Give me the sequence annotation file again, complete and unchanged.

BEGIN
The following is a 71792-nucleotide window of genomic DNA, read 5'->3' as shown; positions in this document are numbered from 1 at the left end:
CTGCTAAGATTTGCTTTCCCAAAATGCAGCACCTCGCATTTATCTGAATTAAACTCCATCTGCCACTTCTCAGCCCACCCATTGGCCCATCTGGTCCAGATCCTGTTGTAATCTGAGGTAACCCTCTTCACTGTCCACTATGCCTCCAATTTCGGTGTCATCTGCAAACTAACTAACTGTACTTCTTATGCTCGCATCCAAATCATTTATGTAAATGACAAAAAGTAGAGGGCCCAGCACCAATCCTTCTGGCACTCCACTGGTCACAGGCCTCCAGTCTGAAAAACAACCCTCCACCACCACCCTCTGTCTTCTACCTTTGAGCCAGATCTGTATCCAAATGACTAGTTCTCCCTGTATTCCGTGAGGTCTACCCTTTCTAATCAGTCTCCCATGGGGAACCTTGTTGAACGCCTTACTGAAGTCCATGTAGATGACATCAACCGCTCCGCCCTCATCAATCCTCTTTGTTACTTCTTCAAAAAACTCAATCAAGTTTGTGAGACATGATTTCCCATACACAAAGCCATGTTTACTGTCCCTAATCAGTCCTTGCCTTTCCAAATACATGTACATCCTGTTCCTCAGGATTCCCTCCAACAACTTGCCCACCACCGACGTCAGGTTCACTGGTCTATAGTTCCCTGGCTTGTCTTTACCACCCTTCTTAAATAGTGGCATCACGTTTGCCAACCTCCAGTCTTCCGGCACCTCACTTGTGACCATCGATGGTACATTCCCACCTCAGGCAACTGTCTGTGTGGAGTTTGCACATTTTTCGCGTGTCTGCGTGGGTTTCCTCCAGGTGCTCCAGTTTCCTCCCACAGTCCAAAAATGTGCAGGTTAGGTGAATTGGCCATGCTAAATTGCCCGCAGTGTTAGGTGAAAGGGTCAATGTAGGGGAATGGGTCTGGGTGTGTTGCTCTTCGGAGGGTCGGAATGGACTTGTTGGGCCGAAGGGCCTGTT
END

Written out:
The following is a 71792-nucleotide window of genomic DNA, read 5'->3' as shown; positions in this document are numbered from 1 at the left end:
CTGCTAAGATTTGCTTTCCCAAAATGCAGCACCTCGCATTTATCTGAATTAAACTCCATCTGCCACTTCTCAGCCCACCCATTGGCCCATCTGGTCCAGATCCTGTTGTAATCTGAGGTAACCCTCTTCACTGTCCACTATGCCTCCAATTTCGGTGTCATCTGCAAACTAACTAACTGTACTTCTTATGCTCGCATCCAAATCATTTATGTAAATGACAAAAAGTAGAGGGCCCAGCACCAATCCTTCTGGCACTCCACTGGTCACAGGCCTCCAGTCTGAAAAACAACCCTCCACCACCACCCTCTGTCTTCTACCTTTGAGCCAGATCTGTATCCAAATGACTAGTTCTCCCTGTATTCCGTGAGGTCTACCCTTTCTAATCAGTCTCCCATGGGGAACCTTGTTGAACGCCTTACTGAAGTCCATGTAGATGACATCAACCGCTCCGCCCTCATCAATCCTCTTTGTTACTTCTTCAAAAAACTCAATCAAGTTTGTGAGACATGATTTCCCATACACAAAGCCATGTTTACTGTCCCTAATCAGTCCTTGCCTTTCCAAATACATGTACATCCTGTTCCTCAGGATTCCCTCCAACAACTTGCCCACCACCGACGTCAGGTTCACTGGTCTATAGTTCCCTGGCTTGTCTTTACCACCCTTCTTAAATAGTGGCATCACGTTTGCCAACCTCCAGTCTTCCGGCACCTCACTTGTGACCATCGATGGTACATTCCCACCTCAGGCAACTGTCTGTGTGGAGTTTGCACATTTTTCGCGTGTCTGCGTGGGTTTCCTCCAGGTGCTCCAGTTTCCTCCCACAGTCCAAAAATGTGCAGGTTAGGTGAATTGGCCATGCTAAATTGCCCGCAGTGTTAGGTGAAAGGGTCAATGTAGGGGAATGGGTCTGGGTGTGTTGCTCTTCGGAGGGTCGGAATGGACTTGTTGGGCCGAAGGGCCTGTT